• Paul Bellis


Trotsky’s analysis of the nature of the Soviet social formation and of its party-state bureaucracy, of which The Revolution Betrayed represents the most fully-formed exposition, continues to provide the most coherent framework for an understanding of the socioeconomic and political development of the first workers’ state since the October Revolution. His problematic of the ‘bureaucratically degenerated workers’ state’ is complemented by the insights developed by Preobrazhensky in The New Economics, in which he located the dominant contradiction of the transition period between capitalism and socialism in the ultimately irreconcilable dynamics of the plan and the market, which respectively correspond, in the last instance, to the antagonistic class interests of the proletariat and the bourgeoisie. This contradiction itself represents the immanent form of the underlying contradiction in the transitional social formation: the non-correspondence between the dominant social relations of production and the productive forces, whereby the inadequate development and still intrinsically ‘capitalist’ character of the latter continue to prevent their fully social appropriation and conscious setting in motion by the associated producers. Its resolution coincides with the suppression of the reproduction of all the conditions of existence of capitalist social relations, which can only be realised in the context of an authentic proletarian political practice intervening at all levels of the transitional social formation.1


Productive Force Social Formation State Apparatus October Revolution Capitalist Mode 
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  1. 3.
    Grahame Lock, Introduction to Althusser (1976), p. 24. It is interesting that Lock conceives the ‘withering away’ of the state not in terms of the expansion of democracy (cf. SR, p. 337), but rather as a process whereby ‘certain of its Ideological Apparatuses — especially the Party, the Trades Unions, and mass popular organisations of all kinds — are transformed into non-State organizations capable of “controlling” and eventually of replacing the State’. (p. 30; cf. Therborn (1978), pp. 69–70, for a very similar treatment of this theme). He thereby ignores the fact that the fusion of party and state, and the subsumption of the trade unions and ‘mass popular organizations of all kinds’ under the party-state apparatus, was a result of the Stalinist degeneration, effectively conflating the disappearance of the transitional state per se with the destructuring of that monstrous mutation of it which was the creation of Stalinism.Google Scholar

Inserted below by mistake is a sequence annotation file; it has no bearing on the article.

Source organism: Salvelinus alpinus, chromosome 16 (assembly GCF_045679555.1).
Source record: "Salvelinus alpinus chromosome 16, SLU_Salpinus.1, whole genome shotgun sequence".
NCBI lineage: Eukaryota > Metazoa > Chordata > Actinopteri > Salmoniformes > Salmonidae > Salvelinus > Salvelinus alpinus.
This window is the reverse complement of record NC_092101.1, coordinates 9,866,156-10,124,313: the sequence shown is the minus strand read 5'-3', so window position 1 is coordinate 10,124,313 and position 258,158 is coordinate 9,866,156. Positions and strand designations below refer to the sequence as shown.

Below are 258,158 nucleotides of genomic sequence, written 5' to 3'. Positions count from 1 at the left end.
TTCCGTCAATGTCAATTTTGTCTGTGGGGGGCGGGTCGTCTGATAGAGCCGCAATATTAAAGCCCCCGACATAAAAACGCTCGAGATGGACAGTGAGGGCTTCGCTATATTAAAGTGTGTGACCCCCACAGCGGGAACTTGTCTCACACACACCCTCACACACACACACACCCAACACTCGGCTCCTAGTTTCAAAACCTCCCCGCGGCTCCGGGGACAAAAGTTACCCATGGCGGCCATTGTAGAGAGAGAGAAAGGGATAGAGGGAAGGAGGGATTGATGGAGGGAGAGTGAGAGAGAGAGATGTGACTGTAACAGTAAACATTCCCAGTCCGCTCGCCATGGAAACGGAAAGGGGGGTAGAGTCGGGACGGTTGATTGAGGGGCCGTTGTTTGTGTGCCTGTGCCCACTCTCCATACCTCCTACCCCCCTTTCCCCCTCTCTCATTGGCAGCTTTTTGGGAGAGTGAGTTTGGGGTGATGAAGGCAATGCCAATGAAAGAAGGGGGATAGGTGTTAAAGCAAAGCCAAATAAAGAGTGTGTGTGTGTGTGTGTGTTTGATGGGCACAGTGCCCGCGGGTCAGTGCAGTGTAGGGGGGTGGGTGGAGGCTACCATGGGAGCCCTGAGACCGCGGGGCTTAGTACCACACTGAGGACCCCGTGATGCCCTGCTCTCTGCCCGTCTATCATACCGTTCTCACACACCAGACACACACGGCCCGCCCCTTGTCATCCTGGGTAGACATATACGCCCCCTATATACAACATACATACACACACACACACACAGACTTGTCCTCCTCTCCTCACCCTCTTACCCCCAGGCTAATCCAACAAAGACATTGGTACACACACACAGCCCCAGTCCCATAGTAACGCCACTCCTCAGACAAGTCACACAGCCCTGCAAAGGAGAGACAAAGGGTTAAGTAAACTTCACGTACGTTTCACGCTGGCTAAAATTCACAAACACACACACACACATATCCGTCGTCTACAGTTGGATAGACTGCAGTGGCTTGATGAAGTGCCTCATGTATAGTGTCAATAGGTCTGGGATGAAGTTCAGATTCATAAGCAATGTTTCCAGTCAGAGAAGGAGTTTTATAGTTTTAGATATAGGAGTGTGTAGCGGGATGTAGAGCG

2. 4.
    It is by no means necessary to follow Althusser in regarding this thesis as involving a ‘historicist’ conflation of the historical development of the real with the theoretical process of the elaboration of analytic categories. (See Louis Althusser and Etienne Balibar, Reading Capital (London, 1970) repr. 1975, pp. 124–6)Google Scholar
  3. 5.
    Simes points out that, according to the Soviet Central Statistical Agency, in 1974 only 3.5 per cent of all manufactured goods and 1.4 per cent of consumer goods received a State Quality Mark, which itself signifies no more than that the goods in question conformed to international standards: see D. K. Simes, ‘The Soviet Parallel Market’, Survey, vol. XXI, no. 3 (Summer 1975), pp. 42–52.Google Scholar
  4. 6.
    Branko Horvat, Towards a Theory of Planned Economy (Belgrade, 1964), p. 80.Google Scholar
  5. 8.
    Stuart Holland, The Socialist Challenge (London, 1975), p. 143.Google Scholar
  6. 10.
    For a recent attempt to develop the official ‘analysis’ of Stalinism propounded by the C.P.S.U., see John Gollan’s pathetic apologia Socialist Democracy — Some Problems: The Twentieth Congress of the Communist Party of the Soviet Union in Retrospect (London, 1976), repr. from Marxism Today (January 1976).Google Scholar
  7. 17.
    Yevgeny Yevtushenko, ‘Stalin’s Heirs’, in Poetry of the Committed Individual, ed. Jon Silkin (Harmondsworth, 1973), pp. 227–9.Google Scholar

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© Paul Bellis 1979

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  • Paul Bellis

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